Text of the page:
The judge disqualified three additional jurors Tuesday based on concerns about their impartiality. One man recalled the fear and “trauma” that he experienced on Jan. 6. Mehta also disqualified a woman who said she used to work as a House staffer on Capitol Hill and still has many friends who work there.

“I was really afraid for their lives that day,” she said.

Phillip Linder, an attorney for Rhodes, urged the judge to disqualify a man who said he has a close family friend who works for a House member and recalled watching livestreamed video of the Capitol attack. The judge called it a “close call” but declined to disqualify the man who said he could set aside what he has heard about the Oath Keepers.


Hundreds of people have already been convicted of joining the mob that overran police barriers, beat officers and smashed windows, sending lawmakers fleeing and halting the certification of Biden’s electoral victory.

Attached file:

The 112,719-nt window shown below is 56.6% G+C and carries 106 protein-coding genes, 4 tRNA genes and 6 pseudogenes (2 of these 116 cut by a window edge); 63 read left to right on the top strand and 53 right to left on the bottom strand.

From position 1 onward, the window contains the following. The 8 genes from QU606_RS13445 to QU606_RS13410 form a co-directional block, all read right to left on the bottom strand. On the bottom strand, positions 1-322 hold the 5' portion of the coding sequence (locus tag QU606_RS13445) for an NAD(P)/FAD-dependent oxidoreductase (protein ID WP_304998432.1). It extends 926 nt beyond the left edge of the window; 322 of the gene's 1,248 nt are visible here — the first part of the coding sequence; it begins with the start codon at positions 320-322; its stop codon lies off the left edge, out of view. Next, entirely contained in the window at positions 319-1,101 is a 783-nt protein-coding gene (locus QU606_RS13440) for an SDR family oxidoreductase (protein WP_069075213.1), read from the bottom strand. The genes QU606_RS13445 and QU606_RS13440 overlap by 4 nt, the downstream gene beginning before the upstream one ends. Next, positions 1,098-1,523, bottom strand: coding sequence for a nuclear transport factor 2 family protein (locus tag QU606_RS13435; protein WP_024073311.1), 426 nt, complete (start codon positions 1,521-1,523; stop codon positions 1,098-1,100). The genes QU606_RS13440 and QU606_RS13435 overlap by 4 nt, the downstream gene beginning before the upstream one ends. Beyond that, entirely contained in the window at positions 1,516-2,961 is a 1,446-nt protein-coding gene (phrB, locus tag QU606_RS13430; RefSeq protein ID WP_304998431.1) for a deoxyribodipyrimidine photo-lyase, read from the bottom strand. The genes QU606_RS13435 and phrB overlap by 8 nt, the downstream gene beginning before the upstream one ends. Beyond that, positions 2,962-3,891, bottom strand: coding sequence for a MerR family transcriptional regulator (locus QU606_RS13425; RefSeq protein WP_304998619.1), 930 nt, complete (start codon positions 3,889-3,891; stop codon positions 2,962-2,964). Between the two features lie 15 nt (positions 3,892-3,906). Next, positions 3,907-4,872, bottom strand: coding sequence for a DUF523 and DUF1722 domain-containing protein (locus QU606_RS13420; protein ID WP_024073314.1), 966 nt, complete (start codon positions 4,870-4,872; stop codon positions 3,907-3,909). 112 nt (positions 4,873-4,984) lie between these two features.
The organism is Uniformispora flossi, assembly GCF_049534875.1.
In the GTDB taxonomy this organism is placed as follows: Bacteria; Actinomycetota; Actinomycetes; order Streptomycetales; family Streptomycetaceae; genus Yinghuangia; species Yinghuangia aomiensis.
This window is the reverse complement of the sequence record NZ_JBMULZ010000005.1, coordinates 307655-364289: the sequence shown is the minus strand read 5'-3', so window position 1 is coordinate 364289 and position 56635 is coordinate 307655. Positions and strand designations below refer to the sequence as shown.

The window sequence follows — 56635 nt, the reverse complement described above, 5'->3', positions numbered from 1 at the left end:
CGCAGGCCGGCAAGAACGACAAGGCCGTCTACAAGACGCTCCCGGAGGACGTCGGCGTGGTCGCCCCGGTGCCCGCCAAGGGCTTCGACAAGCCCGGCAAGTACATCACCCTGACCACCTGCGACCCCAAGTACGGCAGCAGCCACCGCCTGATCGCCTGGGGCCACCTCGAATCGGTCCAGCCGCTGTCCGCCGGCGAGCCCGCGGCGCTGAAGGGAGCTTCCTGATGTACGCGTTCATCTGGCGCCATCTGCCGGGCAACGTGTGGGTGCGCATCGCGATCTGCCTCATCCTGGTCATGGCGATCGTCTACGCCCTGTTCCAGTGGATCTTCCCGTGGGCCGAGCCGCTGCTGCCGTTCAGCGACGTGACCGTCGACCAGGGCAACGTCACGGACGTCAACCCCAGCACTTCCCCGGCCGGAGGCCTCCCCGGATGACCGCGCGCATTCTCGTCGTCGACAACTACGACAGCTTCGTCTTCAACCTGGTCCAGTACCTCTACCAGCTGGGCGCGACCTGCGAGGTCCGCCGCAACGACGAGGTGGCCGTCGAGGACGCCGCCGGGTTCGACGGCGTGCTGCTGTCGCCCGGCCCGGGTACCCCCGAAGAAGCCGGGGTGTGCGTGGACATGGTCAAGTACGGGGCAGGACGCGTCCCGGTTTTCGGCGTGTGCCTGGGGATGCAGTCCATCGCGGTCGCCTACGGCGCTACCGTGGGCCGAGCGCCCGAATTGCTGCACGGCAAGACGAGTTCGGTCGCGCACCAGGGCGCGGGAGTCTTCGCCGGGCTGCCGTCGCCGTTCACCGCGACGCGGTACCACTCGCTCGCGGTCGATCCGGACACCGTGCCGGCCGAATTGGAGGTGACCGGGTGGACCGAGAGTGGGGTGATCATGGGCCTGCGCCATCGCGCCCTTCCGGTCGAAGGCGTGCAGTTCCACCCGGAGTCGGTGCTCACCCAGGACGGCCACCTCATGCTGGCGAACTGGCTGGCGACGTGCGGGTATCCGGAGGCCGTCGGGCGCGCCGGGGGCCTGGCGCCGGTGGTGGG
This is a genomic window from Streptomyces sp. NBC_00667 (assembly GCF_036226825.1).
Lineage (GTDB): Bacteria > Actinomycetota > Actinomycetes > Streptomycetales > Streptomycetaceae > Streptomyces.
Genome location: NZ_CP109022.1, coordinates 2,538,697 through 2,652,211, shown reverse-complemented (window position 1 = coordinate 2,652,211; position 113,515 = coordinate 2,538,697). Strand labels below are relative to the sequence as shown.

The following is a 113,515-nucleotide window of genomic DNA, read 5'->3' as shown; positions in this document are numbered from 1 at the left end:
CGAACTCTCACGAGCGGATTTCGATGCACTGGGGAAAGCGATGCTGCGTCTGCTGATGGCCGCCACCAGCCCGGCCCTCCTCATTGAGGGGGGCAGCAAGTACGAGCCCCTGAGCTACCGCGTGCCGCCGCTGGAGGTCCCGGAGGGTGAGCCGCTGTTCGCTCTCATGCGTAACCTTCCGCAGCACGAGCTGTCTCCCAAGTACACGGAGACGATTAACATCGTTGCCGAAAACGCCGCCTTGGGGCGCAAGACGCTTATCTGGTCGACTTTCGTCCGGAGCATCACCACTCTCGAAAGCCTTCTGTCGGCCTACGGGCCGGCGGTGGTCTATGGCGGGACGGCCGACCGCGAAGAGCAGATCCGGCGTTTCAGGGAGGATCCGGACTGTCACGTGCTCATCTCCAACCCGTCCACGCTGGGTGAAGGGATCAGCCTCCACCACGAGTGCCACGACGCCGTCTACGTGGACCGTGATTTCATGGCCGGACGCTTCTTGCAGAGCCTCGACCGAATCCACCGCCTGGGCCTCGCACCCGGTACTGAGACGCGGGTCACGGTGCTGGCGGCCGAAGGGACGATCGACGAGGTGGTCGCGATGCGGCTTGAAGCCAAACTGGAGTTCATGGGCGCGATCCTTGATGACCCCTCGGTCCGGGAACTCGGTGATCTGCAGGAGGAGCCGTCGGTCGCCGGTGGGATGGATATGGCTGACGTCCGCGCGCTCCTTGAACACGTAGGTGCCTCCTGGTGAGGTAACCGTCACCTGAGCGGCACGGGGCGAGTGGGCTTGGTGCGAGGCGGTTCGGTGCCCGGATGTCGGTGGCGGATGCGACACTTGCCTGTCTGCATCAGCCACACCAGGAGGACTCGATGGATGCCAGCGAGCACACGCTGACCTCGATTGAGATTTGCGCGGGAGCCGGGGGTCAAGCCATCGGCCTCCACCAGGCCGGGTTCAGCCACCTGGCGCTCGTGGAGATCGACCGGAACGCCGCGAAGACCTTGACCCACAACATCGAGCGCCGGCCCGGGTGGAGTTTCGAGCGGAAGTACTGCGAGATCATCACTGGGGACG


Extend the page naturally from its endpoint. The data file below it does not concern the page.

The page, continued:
Prosecutors will try to show that an Oath Keepers’ plot to stop Biden from becoming president started well before that, in fact before all the votes in the 2020 race had even been counted.

On trial with Rhodes, of Granbury, Texas, are Thomas Caldwell of Berryville, Va.; Kenneth Harrelson of Titusville, Fla.; Jessica Watkins of Woodstock, Ohio, and Kelly Meggs of Dunnellon, Fla.

Caldwell, a retired U.S. Navy intelligence officer and the only defendant released from jail ahead of trial, walked with a cane as he slowly entered the courthouse wearing a dark suit.

Authorities say Rhodes, a former U.S. Army paratrooper and a Yale Law School graduate, spent weeks mobilizing his followers to prepare to take up arms to defend Trump. The Oath Keepers repeatedly wrote in chats about the prospect of violence, stockpiled guns and put “quick reaction force” teams on standby outside Washington to get weapons into the city quickly if needed, authorities say.

On Jan. 6, Oath Keepers were captured on camera storming the Capitol in military-style “stack” formation. Rhodes isn’t accused of going inside the Capitol, but phone records show he was communicating with Oath Keepers who did enter around the time of the riot and he was seen with members outside afterward.